Simonneau Thierry

Simonneau Thierry

Research Director
Head of the ETAP team

Thierry Simonneau - Research Director INRAE

My research activities in plant ecophysiology aim at maintaining or even improving plant production in a context of increasing climatic constraints and competition for water use. Thus, to better understand the impact of climatic constraints on plant production, I am developing two lines of research.

> First, I study the mechanisms of water transfer regulation through the plant, either at the root level (i.e. absorption [5]) or at the leaf level (i.e. transpiration [6]).
> Secondly, I analyze the role of fluctuations in tissue water status in the response of organ growth to climatic variations [4, 10].
I have conducted work on many species (peach, poplar, sunflower, maize [3,4] Arabidopis [7,8]), but most of my current activities concern grapevine [9].
My approach combines biophysical approaches of ecophysiology with genetic approaches and biochemical and molecular approaches. I rely heavily on modeling to (i) structure existing knowledge, (ii) plan experiments with respect to hypotheses to be tested, (iii) analyze the results, and finally reintegrate them into dynamic models. Thanks to these approaches, I feed the models of plant response to the climatic environment, used by my collaborators at LEPSE for the analysis of genetic variability and the definition of ideotypes adapted to constraining climatic scenarios. I coordinated one of the first studies demonstrating that it was possible to represent in a mathematical model the impact at the level of the whole plant of the genetic variability generated on an elementary mechanism (the capacity to synthesize absicissic acid) by genetic manipulation.
During the last few years, my work has mainly led to highlight :
    > the integrated role of a hormone (abscisic acid [11]) and several genes (aquaporins [3,4], shaker-type potassium channels [1,2]) in stomatal function and transpiration regulation ;
    > the importance of the spatial organization of young leaves and hormonal signaling in the acquisition of stomatal competence to respond to water deficit conditions [12] ;
    > the evolution of hydraulic and metabolic limitations to growth as a function of leaf development stage [7] ;
    > the importance of fluctuations in cell turgor in expanding tissues [3,4,7] in understanding plant response to soil drying and fluctuations in evaporative demand.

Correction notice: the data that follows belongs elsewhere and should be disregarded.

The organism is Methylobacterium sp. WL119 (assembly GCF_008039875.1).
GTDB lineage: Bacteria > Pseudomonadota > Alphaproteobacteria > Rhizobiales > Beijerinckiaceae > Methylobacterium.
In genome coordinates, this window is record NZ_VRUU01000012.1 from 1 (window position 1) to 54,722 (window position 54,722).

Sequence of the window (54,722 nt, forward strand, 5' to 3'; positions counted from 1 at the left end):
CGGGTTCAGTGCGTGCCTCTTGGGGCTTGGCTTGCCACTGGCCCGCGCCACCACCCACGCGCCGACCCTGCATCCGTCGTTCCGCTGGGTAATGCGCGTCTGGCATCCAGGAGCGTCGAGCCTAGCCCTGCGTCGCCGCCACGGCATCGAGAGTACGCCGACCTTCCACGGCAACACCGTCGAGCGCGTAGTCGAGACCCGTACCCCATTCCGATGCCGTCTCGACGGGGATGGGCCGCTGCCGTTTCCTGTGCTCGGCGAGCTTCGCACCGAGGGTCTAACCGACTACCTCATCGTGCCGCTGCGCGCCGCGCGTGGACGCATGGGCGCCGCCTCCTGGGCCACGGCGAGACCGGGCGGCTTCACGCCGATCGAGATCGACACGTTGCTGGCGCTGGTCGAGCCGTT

Currently, I am pursuing my work on the regulation of plant growth under water deficit. In particular, I analyze the processes that regulate turgor in growing cells. I am developing studies on the control of water flow by investigating the origin of the differences in the functioning of isohydric and anisohydric plants in the Vitis species. With the members of my team, my objectives are to specify the genetic and agronomic margins of manoeuvre to improve transpiration efficiency in grapevine [9].

Main publications since 2008 :


    [1]      Lebaudy A., Vavasseur A., Hosy E., Dreyer I., Leonhardt N., Thibaud J.-B., Véry A.-A.,Simonneau T., Sentenac H. (2008) Plant adaptation to fluctuating environment and biomass production are strongly dependent on guard cell potassium channels.Proceedings of National Academy of Sciences USA,105, 5271-5276.

    [2]      Lebaudy A., Hosy E., Simonneau T., Sentenac H., Thibaud J.-B., Dreyer I. (2008) Heteromeric K+ channels in plants.The Plant Journal54, 1076-1082.

    [3]      Parent B., Hachez C., Redondo E.,Simonneau T., Chaumont F., Tardieu F. (2009) Drought and ABA effects on aquaporin content translate into changes in hydraulic conductivity and leaf growth rate : a trans-scale approachPlant Physiology149, 2000-2012.

    [4]      Ehlert C., Maurel C., Tardieu F.,Simonneau T.(2009) Aquaporin-mediated reductions in maize root hydraulic conductivity impacts cell turgor and leaf elongation even without changing transpiration.Plant Physiology150, 1093-1104.

    [5]      Maurel C.,Simonneau T.,Sutka M. (2010) The significance of roots as hydraulic rheostats.Journal of Experimental Botany61, 3191-3198.

    [6]      Damour G.,Simonneau T., Cochard H., Urban L. (2010) An overview of models of stomatal conductance at the leaf level.Plant Cell and Environment33, 1419-1438.

    [7]      Pantin F.,Simonneau T., Rolland G., Dauzat M., Muller B. (2011) Control of leaf expansion: a developmental switch from metabolics to hydraulics.Plant Physiology,156, 803-815.

    [8]      Vile D., Pervent M., Belluau M., Vasseur F., Bresson J., Muller B., Granier C.,Simonneau T.(2012) Arabidopsis growth under prolonged high temperature and water deficit: independent or interactive effects?Plant Cell and Environment,35, 712-718.

    [9]      Prieto J.A., Louarn G., Perez Peña J., Ojeda H., Simonneau T., Lebon E. (2012) A leaf gas-exchange model that accounts for intra-canopy variability by considering leaf nitrogen status and local acclimation to light in grapevine (Vitis viniferaL.).Plant Cell and Environment,35, 1313-1328.

   [10]     Pantin F.,Simonneau T., Muller B.(2012) Coming of leaf age: control of leaf growth by hydraulics and metabolics during ontogeny.The New Phytologist(Tansley Review)196, 369-366.

   [11]     Pantin F., Monnet F., Jannaud D., Costa J.M., Renaud J., Muller B.,Simonneau T., Genty B. (2013) The dual effect of abscisic acid on stomata.The New Phytologist197, 65-72.

   [12]     Pantin F., Renaud J., Barbier F., Vavasseur A., Le Thiec D., Rose C., Bariac T., Casson S., McLachlan D., Hetherington A.M., Muller B.,Simonneau T.(2013) Developmental Priming of Stomatal Sensitivity to Abscisic Acid by Leaf Microclimate.Current Biology23, 1805–1811.


thierry simonneau


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Modification date: 03 August 2023 | Publication date: 27 August 2020 | By: Aurélien Ausset